At home, the situation is similarly grim. Rob Dunn, North Carolina State biologist, and his colleagues tested forty homes and discovered nearly 8,000 different bacterial strains, the most common of which derived from the gut and human fecal matter. 

Fecal matter is indeed everywhere. However, your first line of defense is also the simplest–wash your hands thoroughly. 

Hand-washing Technique

After pumping soap into your hands, wash them completely, including between your fingers and under your nails, for twenty to thirty seconds using warm water. Rinse thoroughly and then repeat. Note that antibacterial soap is ineffective and that an alcohol-based sanitizer may be used when soap and water are unavailable. 

Ridding Laundry of Fecal Matter

As my previous article mentioned, your “clean” laundry is dirty. Dr. Gerba proclaims that there is approximately a tenth a gram of feces in the average pair of underwear. While soap and water eliminate the dirt from your clothes, they do not kill the bacteria, such as E coli and salmonella, which originate from your undergarments. And these germs contaminate the washing machine and any clothes washed in it.  

Sound Laundering Techniques

Wash an empty load of laundry, using the hot cycle and two cups of bleach. Afterward, wash your clothes, leaving your undergarments to launder last. Then, use bleach to sterilize your machine again. Otherwise, you can regularly add bleach or a bleach alternative, which also kills germs if it contains peroxide, to your laundry, a strategy that simultaneously disinfects your clothes and the machine. Still, wash your undergarments separately and last. 
For delicate items that require mild soaps and air drying, hang them outside if possible, as the sun kills germs.

Cleaning Germ-laden Phones
Four hundred times more germs on a phone than a toilet seat. Accordingly, remember to clean your work and cell phone. 

Phone Cleaning Technique

Fill a water bottle with 50% rubbing alcohol and 50% distilled water. (Do not use spring water. Germs also contaminate it.) For your cell phone, spray a lint-free cloth with the mixture and wipe the phone, front and back. Use the same procedure for your work phone, using a clean cloth or paper towel.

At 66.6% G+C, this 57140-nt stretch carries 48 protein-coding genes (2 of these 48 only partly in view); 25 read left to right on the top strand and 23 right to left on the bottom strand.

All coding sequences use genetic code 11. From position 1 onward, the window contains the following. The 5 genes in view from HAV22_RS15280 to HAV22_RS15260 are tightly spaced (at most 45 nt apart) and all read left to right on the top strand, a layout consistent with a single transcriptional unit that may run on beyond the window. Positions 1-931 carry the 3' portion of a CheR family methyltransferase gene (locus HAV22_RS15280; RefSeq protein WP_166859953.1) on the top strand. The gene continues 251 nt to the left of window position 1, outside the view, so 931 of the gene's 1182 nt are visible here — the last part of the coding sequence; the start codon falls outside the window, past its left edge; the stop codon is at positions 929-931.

General Cleaning Instructions for Other Items   

 • Toothbrush: Change it every three months. Store it in a cabinet so that it is not contaminated when you flush the commode. Some authorities suggest placing it in         the dishwasher for regular cleaning. 

 • Sheets, Pillow Cases, and Towels: Using a sterilized washing machine, launder these items 1 time per week using the hot cycle. In Dr. Dunn’s study, fecal              matter was commonly found on pillow cases. So, cleanse your hands and face before bedtime.

 • Hairbrushes: Wash weekly in hot, soapy water to eliminate germs and product build-up.

 • Kitchen Cutting Board: Use a different board for meat and vegetables/fruits to avoid cross-contamination. Wash the boards in the dishwasher every day after          use or spray the board with disinfectant, scrub it, and then rinse it with boiling water. If your cutting board is porous, replace it often.

 • Kitchen Sponges/Cloths: Using paper towel is best. However, if you prefer a sponge, a University of Florida study discovered that placing a wet sponge in the        microwave for two minutes eliminates 99% of germs. You can also soak a sponge in disinfectant for a few minutes and then rinse it in boiling water.
   Use different kitchen cloths for different purposes, one to wipe the counters, another to wash dishes, etc. You can wash the cloths in the dishwasher.

 • General Disinfecting and Cleaning: Disinfect areas where fecal matter is usually found–kitchen counters, bathroom sink, bathroom counters, kitchen sink, and        kitchen and bathroom floors–a few times a week. Simply spray these areas with disinfectant and follow the cleaning instructions. Thoroughly clean the                    bathroom/s, kitchen, etc. once a week.  

Conclusion: Don't allow germs to best you! Clean and disinfect regularly to protect yourself and others!